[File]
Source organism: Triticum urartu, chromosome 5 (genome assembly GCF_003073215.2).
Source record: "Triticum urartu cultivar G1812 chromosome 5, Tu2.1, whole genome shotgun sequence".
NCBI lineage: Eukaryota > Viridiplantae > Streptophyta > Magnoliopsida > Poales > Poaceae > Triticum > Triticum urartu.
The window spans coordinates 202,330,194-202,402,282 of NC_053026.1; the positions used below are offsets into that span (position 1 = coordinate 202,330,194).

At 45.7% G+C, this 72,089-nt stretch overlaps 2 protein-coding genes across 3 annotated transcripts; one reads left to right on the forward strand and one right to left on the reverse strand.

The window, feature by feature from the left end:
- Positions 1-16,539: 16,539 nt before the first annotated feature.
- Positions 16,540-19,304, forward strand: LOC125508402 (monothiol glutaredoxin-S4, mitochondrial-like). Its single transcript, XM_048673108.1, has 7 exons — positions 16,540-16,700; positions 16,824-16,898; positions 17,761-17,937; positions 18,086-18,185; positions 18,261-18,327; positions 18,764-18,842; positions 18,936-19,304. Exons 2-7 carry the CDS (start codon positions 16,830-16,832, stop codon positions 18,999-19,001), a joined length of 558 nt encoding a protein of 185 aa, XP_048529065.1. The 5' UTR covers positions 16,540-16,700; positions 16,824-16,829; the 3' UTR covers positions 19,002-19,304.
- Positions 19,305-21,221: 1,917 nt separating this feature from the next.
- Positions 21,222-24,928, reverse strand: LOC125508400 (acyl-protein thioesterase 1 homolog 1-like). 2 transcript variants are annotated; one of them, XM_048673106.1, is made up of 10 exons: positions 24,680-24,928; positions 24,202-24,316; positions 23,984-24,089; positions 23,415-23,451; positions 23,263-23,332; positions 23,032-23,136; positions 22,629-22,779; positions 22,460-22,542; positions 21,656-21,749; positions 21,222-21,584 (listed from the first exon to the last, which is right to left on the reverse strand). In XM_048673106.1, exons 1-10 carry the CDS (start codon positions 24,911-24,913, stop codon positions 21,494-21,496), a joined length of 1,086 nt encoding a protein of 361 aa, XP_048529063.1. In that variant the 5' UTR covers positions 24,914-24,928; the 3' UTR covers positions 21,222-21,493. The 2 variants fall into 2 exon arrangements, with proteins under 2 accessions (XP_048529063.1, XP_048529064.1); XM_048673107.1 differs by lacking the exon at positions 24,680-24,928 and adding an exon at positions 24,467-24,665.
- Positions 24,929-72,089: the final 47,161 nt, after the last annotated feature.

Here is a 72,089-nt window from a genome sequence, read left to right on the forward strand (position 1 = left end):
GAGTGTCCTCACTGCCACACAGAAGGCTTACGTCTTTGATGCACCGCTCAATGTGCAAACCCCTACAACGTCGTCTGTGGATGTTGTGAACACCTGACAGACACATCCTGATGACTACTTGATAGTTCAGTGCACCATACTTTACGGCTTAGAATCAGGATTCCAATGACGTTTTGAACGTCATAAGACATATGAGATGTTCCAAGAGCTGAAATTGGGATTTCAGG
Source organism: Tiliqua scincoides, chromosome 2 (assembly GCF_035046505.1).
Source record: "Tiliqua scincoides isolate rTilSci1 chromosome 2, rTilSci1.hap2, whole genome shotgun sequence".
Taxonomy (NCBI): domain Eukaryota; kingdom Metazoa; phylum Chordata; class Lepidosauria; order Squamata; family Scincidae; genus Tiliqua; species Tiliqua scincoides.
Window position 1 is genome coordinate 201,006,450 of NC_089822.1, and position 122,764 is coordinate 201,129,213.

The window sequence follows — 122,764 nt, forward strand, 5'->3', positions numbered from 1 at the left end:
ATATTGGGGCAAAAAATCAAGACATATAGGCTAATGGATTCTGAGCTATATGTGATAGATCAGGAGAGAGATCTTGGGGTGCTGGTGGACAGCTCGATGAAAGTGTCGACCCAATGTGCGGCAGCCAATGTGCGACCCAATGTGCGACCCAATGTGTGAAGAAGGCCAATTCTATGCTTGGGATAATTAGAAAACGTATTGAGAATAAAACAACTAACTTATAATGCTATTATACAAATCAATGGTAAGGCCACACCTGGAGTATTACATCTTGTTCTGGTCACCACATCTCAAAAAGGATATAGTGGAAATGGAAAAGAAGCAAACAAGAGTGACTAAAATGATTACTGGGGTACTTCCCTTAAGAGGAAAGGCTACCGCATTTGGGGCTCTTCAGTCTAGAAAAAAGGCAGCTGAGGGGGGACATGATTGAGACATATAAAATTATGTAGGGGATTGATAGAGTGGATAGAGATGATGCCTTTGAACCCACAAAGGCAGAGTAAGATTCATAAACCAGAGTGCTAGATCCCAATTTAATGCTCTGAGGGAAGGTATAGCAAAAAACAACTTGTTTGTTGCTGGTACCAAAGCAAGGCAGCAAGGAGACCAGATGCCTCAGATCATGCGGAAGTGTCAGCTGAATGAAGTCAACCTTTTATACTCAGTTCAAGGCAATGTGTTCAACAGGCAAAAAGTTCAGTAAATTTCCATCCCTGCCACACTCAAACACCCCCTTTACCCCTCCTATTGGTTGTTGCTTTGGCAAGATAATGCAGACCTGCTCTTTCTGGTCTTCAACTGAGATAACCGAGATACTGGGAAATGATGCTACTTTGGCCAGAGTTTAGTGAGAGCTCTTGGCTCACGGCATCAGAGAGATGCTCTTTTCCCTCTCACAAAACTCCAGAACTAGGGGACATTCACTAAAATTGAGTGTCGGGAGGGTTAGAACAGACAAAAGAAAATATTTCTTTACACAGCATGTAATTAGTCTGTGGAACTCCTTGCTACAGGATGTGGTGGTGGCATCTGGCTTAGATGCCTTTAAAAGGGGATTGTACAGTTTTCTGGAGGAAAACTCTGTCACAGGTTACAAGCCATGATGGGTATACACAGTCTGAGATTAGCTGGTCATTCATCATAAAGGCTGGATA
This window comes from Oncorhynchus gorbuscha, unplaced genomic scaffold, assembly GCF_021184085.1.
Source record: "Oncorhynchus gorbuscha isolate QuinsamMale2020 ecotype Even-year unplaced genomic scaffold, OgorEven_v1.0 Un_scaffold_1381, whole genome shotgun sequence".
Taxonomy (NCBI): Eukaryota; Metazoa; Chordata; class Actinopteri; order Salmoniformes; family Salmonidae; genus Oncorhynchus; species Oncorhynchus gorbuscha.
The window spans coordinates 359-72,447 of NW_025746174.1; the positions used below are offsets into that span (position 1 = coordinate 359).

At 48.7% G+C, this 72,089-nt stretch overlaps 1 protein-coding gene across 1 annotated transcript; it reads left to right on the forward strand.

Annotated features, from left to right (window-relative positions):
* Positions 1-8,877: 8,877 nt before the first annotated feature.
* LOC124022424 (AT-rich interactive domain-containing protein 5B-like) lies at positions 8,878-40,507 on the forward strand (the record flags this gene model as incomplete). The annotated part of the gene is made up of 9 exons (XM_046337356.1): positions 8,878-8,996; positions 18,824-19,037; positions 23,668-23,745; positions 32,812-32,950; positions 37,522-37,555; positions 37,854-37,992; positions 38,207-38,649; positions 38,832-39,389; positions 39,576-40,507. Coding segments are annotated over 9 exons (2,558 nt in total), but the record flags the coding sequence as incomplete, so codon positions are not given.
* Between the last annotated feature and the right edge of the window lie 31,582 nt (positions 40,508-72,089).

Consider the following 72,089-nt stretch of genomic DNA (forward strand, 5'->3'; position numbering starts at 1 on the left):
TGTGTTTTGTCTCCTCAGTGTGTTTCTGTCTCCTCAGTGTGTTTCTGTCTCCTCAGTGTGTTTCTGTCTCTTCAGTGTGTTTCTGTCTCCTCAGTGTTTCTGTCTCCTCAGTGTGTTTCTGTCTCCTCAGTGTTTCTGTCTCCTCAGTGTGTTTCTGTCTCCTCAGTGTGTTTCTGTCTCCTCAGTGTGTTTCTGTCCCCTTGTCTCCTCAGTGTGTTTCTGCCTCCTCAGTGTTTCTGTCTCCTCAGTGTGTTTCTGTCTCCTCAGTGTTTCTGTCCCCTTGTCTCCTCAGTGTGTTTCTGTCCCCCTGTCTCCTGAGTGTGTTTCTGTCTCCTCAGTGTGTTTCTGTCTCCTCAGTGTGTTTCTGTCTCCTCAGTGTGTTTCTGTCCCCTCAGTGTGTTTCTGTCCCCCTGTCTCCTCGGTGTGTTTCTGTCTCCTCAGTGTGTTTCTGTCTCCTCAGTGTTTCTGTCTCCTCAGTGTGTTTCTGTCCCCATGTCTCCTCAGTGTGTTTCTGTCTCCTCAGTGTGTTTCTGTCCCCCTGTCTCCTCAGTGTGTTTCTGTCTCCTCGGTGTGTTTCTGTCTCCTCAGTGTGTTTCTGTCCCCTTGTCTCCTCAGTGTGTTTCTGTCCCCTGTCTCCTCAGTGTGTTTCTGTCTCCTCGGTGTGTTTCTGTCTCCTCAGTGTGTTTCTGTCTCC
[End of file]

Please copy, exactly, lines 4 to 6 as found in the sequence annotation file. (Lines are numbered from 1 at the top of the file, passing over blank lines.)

The window spans coordinates 202,330,194-202,402,282 of NC_053026.1; the positions used below are offsets into that span (position 1 = coordinate 202,330,194).

At 45.7% G+C, this 72,089-nt stretch overlaps 2 protein-coding genes across 3 annotated transcripts; one reads left to right on the forward strand and one right to left on the reverse strand.

The window, feature by feature from the left end: